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Authors: Bonaccorso, A.* 
Cannata, A.* 
Corsaro, R. A.* 
Di Grazia, G.* 
Gambino, S.* 
Greco, F.* 
Miraglia, L.* 
Pistorio, A.* 
Title: Reply to comment by D. Carbone and D. Patanè on “Multi-disciplinary investigation on a lava fountain preceding a flank eruption: the 10 May 2008 Etna case”
Journal: Geochemistry, Geophysics, Geosystems 
Series/Report no.: 11/13 (2012)
Publisher: American Geophysical Union
Issue Date: 2012
DOI: 10.1029/2012GC004239
Keywords: Etna volcano
lava fountain
explosion mechanism
volcano multi-disciplinary monitoring
Subject Classification05. General::05.02. Data dissemination::05.02.03. Volcanic eruptions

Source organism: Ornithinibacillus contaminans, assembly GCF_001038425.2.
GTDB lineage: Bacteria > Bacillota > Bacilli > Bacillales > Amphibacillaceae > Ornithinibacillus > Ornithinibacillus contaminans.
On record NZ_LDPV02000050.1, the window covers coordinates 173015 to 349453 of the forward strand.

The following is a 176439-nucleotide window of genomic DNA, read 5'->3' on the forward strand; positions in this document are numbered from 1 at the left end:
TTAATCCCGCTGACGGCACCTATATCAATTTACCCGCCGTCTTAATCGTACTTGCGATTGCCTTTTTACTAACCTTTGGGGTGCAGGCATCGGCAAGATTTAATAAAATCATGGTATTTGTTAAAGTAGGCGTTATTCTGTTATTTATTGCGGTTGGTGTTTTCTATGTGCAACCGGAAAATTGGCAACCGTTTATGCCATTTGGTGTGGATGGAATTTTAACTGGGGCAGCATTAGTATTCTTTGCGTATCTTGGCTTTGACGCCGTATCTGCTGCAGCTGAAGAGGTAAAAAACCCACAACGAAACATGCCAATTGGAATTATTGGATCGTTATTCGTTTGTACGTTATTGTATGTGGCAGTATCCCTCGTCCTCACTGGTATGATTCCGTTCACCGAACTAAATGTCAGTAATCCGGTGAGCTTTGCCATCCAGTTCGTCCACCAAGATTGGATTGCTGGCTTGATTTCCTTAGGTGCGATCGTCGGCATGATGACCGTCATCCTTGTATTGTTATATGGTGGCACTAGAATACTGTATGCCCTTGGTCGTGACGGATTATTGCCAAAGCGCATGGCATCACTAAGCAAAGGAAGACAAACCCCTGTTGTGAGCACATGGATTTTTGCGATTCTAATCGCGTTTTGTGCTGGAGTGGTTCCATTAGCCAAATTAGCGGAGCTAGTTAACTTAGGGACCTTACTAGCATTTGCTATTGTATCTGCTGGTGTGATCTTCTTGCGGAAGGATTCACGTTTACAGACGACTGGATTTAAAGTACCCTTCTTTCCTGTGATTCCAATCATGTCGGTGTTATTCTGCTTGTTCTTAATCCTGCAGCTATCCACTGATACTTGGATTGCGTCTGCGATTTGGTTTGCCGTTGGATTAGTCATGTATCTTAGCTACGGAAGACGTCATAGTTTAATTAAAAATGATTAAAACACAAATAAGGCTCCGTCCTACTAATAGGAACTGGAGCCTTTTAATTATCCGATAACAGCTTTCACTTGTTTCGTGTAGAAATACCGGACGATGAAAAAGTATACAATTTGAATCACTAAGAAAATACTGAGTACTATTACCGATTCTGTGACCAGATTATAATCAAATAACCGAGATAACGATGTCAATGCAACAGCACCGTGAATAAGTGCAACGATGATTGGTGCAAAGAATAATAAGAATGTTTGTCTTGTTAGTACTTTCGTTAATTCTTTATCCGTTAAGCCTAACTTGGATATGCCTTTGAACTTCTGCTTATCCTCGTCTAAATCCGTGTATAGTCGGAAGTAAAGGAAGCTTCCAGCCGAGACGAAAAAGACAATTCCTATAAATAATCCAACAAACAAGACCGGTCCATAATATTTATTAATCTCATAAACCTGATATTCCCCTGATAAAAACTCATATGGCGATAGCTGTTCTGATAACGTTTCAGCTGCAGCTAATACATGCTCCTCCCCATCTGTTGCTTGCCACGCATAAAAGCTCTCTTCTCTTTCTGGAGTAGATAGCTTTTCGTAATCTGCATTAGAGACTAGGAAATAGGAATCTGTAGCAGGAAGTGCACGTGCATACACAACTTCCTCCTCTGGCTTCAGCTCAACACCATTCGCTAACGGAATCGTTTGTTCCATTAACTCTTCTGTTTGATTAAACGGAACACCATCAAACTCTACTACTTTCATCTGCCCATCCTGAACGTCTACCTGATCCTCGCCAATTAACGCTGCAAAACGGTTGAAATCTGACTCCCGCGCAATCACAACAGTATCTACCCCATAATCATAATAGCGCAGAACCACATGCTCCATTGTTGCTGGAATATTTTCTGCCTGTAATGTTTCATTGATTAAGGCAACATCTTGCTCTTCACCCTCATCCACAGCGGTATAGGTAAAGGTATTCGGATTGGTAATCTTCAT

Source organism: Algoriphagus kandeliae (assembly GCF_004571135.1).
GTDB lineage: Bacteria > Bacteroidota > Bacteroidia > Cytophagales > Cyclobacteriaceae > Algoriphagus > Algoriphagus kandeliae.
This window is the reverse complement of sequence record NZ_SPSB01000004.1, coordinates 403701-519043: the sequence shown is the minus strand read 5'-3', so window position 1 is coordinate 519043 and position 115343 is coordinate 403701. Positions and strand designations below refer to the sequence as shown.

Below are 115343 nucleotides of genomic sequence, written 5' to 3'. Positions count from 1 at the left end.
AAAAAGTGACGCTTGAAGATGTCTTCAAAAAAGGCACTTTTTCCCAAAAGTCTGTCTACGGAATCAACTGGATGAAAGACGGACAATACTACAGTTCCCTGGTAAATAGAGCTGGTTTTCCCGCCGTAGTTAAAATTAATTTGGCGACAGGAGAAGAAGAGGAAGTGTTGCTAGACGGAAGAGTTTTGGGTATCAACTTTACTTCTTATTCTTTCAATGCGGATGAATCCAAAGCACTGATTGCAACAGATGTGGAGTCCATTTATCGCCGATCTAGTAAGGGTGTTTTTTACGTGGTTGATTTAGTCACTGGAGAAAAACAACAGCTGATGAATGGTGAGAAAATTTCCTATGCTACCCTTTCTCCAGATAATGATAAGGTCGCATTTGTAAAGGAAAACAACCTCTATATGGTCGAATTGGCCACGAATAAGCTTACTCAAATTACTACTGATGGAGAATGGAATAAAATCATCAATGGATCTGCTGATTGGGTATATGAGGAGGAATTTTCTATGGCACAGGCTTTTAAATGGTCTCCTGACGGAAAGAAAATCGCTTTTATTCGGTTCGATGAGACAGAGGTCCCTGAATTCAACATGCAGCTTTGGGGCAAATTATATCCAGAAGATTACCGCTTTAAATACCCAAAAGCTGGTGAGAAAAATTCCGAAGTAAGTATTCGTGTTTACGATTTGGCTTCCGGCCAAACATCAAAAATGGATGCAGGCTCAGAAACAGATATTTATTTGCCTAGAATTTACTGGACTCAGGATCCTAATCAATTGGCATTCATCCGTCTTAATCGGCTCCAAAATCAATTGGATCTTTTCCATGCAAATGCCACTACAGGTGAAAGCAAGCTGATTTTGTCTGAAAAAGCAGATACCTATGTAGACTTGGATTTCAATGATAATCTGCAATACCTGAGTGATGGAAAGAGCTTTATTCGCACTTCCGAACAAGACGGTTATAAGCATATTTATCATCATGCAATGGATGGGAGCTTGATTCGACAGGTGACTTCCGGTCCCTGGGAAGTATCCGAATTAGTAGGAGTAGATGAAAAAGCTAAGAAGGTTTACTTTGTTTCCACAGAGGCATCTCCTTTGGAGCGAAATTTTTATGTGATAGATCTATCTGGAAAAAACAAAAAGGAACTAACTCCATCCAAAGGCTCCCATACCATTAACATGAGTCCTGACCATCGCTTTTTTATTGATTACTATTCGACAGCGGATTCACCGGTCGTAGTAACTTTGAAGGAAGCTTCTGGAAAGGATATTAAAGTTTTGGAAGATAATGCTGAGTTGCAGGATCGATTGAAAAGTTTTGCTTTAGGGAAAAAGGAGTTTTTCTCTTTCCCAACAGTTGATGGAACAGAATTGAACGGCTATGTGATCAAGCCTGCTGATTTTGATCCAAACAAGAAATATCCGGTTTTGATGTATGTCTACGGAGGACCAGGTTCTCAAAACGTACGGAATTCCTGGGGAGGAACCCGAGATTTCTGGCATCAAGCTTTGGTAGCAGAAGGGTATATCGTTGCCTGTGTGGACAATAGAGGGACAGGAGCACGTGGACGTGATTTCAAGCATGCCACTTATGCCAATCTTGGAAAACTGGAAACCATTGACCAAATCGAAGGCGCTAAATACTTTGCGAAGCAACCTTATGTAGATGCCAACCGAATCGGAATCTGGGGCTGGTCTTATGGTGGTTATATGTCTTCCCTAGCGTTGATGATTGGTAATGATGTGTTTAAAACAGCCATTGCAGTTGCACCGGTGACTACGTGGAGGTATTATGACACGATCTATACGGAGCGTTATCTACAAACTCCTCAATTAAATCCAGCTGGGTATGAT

Abstract: Bonaccorso et al. [2011a] investigated the source and magma dynamics of the 10 May 2008 lava fountain at the South-East Crater (SEC) of Mount Etna through a multidisciplinary approach that integrated a wide data set ranging from bulk rock compositions of the erupted products to seismic tremor and long-period events, tilt and gravity signals. Using a large dataset, the study provided a robust framework in which the mechanism of the 10 May 2008 lava fountain is explained as a violent release of bubble-rich magma layer previously trapped at the top of a shallow reservoir located between −0.5 and 1.5 km above sea level (asl). This result is in agreement with recent relevant literature [Allard et al., 2005; Vergniolle and Ripepe, 2008; Aiuppa et al., 2010; Andronico and Corsaro, 2011; Bonaccorso et al., 2011b; Calvari et al., 2011; Vergniolle and Gaudemer, 2012]. In the introduction of their comment Carbone and Patanè [submitted] affirm that in their opinion the interpretation that “the lava fountain was generated by the fragmentation of a foam layer trapped at the top of shallow reservoir” is not soundly based. This comment’s conclusion is puzzling because one of the comment’s authors (D. Patanè) is also a co-author on the paper by Aiuppa et al. [2010] where the same conclusion, now criticized, was well supported (see figure 5 and conclusions of that paper). In particular, in the conclusions Aiuppa et al. [2010] reported that “The paroxysmal SEC episodes mark the violent release of a bubble-rich magma layer, with bubbles having relatively shallow reservoir ...", that is, the same conclusion now criticized in the comment. After this, the comment raises issues concerning the analysis and interpretation of gravity and tilt data in the multidisciplinary approach presented by Bonaccorso et al. [2011a]. The comment by Carbone and Patanè is divided into 4 paragraphs, labelled “1. Introduction”, “2. Gravity changes”, “3. Tilt changes” and “4. Concluding remarks” with only paragraphs 2 and 3 containing specific comments. In this reply, we address these two paragraphs, and we shall show how the assumptions underlying the comment are merely speculative and why the results presented by Bonaccorso et al.[2011a] remain valid.
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